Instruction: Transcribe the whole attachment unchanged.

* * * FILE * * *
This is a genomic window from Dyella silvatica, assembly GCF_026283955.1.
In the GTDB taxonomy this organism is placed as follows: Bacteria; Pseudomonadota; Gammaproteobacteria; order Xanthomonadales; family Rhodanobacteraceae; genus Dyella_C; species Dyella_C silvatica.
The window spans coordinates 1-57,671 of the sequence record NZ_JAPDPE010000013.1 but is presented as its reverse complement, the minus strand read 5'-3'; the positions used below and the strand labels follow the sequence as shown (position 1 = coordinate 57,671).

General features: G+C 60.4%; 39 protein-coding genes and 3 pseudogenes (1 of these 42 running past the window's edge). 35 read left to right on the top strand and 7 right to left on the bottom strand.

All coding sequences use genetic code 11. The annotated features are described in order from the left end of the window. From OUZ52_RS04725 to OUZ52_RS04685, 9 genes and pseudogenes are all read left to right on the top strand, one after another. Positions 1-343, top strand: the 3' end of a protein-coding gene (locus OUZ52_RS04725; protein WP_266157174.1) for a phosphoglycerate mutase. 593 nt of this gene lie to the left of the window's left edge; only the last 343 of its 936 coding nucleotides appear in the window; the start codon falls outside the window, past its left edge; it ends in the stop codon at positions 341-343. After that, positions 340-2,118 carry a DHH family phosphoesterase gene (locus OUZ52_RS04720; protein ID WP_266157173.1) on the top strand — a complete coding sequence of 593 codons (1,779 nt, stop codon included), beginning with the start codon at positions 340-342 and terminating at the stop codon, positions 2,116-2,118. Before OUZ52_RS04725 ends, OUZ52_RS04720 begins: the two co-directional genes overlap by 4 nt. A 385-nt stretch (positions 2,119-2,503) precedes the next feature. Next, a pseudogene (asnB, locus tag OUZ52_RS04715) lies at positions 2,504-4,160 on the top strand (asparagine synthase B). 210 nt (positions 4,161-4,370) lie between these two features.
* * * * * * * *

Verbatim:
This is a genomic window from Dyella silvatica, assembly GCF_026283955.1.
In the GTDB taxonomy this organism is placed as follows: Bacteria; Pseudomonadota; Gammaproteobacteria; order Xanthomonadales; family Rhodanobacteraceae; genus Dyella_C; species Dyella_C silvatica.
The window spans coordinates 1-57,671 of the sequence record NZ_JAPDPE010000013.1 but is presented as its reverse complement, the minus strand read 5'-3'; the positions used below and the strand labels follow the sequence as shown (position 1 = coordinate 57,671).

General features: G+C 60.4%; 39 protein-coding genes and 3 pseudogenes (1 of these 42 running past the window's edge). 35 read left to right on the top strand and 7 right to left on the bottom strand.

All coding sequences use genetic code 11. The annotated features are described in order from the left end of the window. From OUZ52_RS04725 to OUZ52_RS04685, 9 genes and pseudogenes are all read left to right on the top strand, one after another. Positions 1-343, top strand: the 3' end of a protein-coding gene (locus OUZ52_RS04725; protein WP_266157174.1) for a phosphoglycerate mutase. 593 nt of this gene lie to the left of the window's left edge; only the last 343 of its 936 coding nucleotides appear in the window; the start codon falls outside the window, past its left edge; it ends in the stop codon at positions 341-343. After that, positions 340-2,118 carry a DHH family phosphoesterase gene (locus OUZ52_RS04720; protein ID WP_266157173.1) on the top strand — a complete coding sequence of 593 codons (1,779 nt, stop codon included), beginning with the start codon at positions 340-342 and terminating at the stop codon, positions 2,116-2,118. Before OUZ52_RS04725 ends, OUZ52_RS04720 begins: the two co-directional genes overlap by 4 nt. A 385-nt stretch (positions 2,119-2,503) precedes the next feature. Next, a pseudogene (asnB, locus tag OUZ52_RS04715) lies at positions 2,504-4,160 on the top strand (asparagine synthase B). 210 nt (positions 4,161-4,370) lie between these two features.